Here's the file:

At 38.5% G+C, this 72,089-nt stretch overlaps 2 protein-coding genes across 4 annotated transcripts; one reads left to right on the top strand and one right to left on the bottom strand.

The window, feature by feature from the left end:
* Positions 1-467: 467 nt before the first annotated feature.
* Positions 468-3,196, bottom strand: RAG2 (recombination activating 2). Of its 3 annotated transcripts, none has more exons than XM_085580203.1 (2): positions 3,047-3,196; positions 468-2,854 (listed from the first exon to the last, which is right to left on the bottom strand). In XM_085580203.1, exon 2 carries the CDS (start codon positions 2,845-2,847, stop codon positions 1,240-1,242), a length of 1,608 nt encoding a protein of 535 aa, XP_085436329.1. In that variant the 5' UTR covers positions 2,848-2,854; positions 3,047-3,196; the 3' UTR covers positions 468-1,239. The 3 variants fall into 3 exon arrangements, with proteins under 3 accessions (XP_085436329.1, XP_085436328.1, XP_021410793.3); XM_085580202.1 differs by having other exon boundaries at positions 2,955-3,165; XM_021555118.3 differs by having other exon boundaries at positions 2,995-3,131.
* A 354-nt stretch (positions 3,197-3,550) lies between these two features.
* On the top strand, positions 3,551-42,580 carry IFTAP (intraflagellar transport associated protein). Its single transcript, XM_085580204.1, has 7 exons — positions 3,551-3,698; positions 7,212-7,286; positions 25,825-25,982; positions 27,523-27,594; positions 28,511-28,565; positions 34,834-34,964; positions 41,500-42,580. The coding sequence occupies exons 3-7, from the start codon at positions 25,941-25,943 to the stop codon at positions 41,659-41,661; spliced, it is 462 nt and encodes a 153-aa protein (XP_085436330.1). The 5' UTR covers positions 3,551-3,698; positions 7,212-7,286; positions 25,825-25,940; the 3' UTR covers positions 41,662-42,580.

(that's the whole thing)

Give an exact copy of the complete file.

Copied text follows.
At 38.5% G+C, this 72,089-nt stretch overlaps 2 protein-coding genes across 4 annotated transcripts; one reads left to right on the top strand and one right to left on the bottom strand.

The window, feature by feature from the left end:
* Positions 1-467: 467 nt before the first annotated feature.
* Positions 468-3,196, bottom strand: RAG2 (recombination activating 2). Of its 3 annotated transcripts, none has more exons than XM_085580203.1 (2): positions 3,047-3,196; positions 468-2,854 (listed from the first exon to the last, which is right to left on the bottom strand). In XM_085580203.1, exon 2 carries the CDS (start codon positions 2,845-2,847, stop codon positions 1,240-1,242), a length of 1,608 nt encoding a protein of 535 aa, XP_085436329.1. In that variant the 5' UTR covers positions 2,848-2,854; positions 3,047-3,196; the 3' UTR covers positions 468-1,239. The 3 variants fall into 3 exon arrangements, with proteins under 3 accessions (XP_085436329.1, XP_085436328.1, XP_021410793.3); XM_085580202.1 differs by having other exon boundaries at positions 2,955-3,165; XM_021555118.3 differs by having other exon boundaries at positions 2,995-3,131.
* A 354-nt stretch (positions 3,197-3,550) lies between these two features.
* On the top strand, positions 3,551-42,580 carry IFTAP (intraflagellar transport associated protein). Its single transcript, XM_085580204.1, has 7 exons — positions 3,551-3,698; positions 7,212-7,286; positions 25,825-25,982; positions 27,523-27,594; positions 28,511-28,565; positions 34,834-34,964; positions 41,500-42,580. The coding sequence occupies exons 3-7, from the start codon at positions 25,941-25,943 to the stop codon at positions 41,659-41,661; spliced, it is 462 nt and encodes a 153-aa protein (XP_085436330.1). The 5' UTR covers positions 3,551-3,698; positions 7,212-7,286; positions 25,825-25,940; the 3' UTR covers positions 41,662-42,580.